Graduate Projects, Peter Andreae

Agents that learn in micro worlds

One of the most fun areas of machine learning is making agents that learn to perform tasks by experiment, interacting with a world and learning from success and failure. Examples are agents that learn to ride bicycles, land aircraft (simulated ones), navigate around lots of different maze worlds, play mud-like games.

Over the past decade, a number of basic techniques have been refined and applied in a wide variety of micro worlds and constrained parts of the real world (especially mobile robots). Many of these methods are referred to as "Reinforcement Learning". The key idea is using experience of the effects of actions to learn which actions are most appropriate in different states of the world. These techniques are now well established; but so are their limitations - they do not deal well with rich sensory input, complex objects, or multiple tasks.

I believe that the critical idea that is missing from these techniques is that agents must use their experience to build a model of their world, and then use this model to guide their actions.

My interest in this work arises out of research by John Andreae (my father) who has been working on machine learning since 1961. He has a web page introducing his Purr-Puss system that learns in microworlds, using novelty as a primary drive.

There are a number of ideas from past research projects (David Andreae, Mark McLauchin, Colin Matcham, and Andrew Ruthven), along with some new ideas, that I would now like to apply to the area of agent learning to attempt to overcome these limitations:

Learning about structured objects.

Agents that have a fixed number of simple valued sensory inputs (like range finders, contact sensors, and "red coke can" detectors, can only learn simplistic tasts. To do interesting things, agents need to be able to recognise and deal with complex scenes containing multiple, complex objects. A PhD project completed here in 1994 has a number of important ideas that could enable an agent in a micro world to learn to perform richer tasks.

Use of novelty rather than reward as an exploratory drive.

Agents that spend all their time maximising their reward rapidly develop boring behaviours; agents that explore their world randomly usually get nowhere. Using a well defined and constrained notion of "novelty", I believe that we can develop agents that find a balance between these two extremes to develop interesting behaviour.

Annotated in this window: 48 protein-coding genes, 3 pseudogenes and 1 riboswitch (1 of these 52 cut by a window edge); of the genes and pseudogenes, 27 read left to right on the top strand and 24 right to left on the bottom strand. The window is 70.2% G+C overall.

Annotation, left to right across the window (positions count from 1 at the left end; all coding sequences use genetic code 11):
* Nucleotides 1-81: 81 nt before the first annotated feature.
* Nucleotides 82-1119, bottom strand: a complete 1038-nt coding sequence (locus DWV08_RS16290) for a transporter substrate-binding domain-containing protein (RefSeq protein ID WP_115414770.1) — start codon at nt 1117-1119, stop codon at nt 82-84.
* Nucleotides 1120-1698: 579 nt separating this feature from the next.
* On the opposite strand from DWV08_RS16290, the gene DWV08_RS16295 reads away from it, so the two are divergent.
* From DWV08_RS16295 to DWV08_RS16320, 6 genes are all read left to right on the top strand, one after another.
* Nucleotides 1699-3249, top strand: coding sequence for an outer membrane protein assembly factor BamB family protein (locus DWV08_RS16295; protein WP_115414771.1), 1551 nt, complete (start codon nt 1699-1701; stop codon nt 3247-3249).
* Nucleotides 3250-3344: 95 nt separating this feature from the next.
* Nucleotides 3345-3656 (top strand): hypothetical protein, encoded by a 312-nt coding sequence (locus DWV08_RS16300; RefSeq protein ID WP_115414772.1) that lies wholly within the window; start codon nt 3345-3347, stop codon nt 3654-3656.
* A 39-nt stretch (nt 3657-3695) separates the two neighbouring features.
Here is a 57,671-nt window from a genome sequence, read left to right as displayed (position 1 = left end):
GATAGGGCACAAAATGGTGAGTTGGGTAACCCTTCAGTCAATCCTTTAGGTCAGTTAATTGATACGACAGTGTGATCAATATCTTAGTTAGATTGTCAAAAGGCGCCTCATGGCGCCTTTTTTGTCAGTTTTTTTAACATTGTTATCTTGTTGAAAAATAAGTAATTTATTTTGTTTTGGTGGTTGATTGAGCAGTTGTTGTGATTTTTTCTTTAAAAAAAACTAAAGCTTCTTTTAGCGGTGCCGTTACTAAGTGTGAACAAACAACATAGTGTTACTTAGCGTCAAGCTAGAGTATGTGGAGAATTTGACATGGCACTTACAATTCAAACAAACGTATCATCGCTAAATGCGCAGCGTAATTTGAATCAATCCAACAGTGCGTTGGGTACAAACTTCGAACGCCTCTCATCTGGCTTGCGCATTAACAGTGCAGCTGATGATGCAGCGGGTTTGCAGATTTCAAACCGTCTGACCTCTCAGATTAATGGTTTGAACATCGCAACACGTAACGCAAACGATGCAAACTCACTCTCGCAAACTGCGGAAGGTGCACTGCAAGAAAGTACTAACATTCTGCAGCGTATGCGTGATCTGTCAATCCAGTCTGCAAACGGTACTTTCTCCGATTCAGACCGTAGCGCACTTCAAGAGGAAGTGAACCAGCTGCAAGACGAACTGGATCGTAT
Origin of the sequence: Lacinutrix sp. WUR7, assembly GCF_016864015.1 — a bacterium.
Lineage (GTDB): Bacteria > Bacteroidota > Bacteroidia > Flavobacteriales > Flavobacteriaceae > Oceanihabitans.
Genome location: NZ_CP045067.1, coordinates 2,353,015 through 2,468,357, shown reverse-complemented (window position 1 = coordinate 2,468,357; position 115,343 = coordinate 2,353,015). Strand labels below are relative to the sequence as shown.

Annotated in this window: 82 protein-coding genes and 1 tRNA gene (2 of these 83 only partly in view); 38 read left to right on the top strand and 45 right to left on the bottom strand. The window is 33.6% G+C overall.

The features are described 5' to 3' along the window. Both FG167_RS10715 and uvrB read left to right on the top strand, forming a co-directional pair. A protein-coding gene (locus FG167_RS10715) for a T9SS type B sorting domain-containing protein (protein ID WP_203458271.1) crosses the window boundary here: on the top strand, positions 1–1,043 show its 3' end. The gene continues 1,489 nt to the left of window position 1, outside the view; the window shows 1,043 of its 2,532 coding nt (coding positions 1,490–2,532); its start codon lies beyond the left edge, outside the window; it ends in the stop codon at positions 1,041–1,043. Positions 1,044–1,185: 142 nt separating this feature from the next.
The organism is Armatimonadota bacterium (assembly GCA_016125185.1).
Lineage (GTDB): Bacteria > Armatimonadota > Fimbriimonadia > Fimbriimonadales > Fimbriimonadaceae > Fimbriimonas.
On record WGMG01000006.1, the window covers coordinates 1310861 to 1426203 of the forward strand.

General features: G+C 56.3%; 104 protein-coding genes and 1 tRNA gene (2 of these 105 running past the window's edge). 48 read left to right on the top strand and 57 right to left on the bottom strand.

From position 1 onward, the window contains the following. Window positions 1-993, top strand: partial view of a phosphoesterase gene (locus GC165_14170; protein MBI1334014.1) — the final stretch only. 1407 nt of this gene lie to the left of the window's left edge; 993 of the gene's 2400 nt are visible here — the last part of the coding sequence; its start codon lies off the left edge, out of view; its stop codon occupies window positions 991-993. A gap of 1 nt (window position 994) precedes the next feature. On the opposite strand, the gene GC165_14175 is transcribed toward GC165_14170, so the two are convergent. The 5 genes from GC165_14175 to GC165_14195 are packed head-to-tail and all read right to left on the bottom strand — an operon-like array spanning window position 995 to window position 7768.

Clustering.

In building a model of a rich world, it is not possible to explictly represent every possible state of the world, and certainly not possible to have enough experience to learn the appropriate actions for each of these states separately. Instead, the agent must be able to cluster "similar" states of the world together and learn appropriate actions for each cluster. Some of the ideas from my work on incremental clustering algorithms may be useful for this model building.

A drive to Copy.

Humans (especially children) seem to like copying the behaviour of other agents, especially other humans. Copying behaviour is harder than it first appears, but may be a very effective way of learning quickly from limited amounts of experience.

There are a variety of projects available within the area, involving different kinds of worlds, tasks, and learning techniques. At the beginning of 2000, David Gilligan (a past MSc student of mine) built a world simulator (written in Java) for these projects, which means that students starting on new projects can start building the learning agents immediately without having to implement a simulated world and experimental framework first. The simulator is flexible enough to deal with a wide variety of simulated worlds.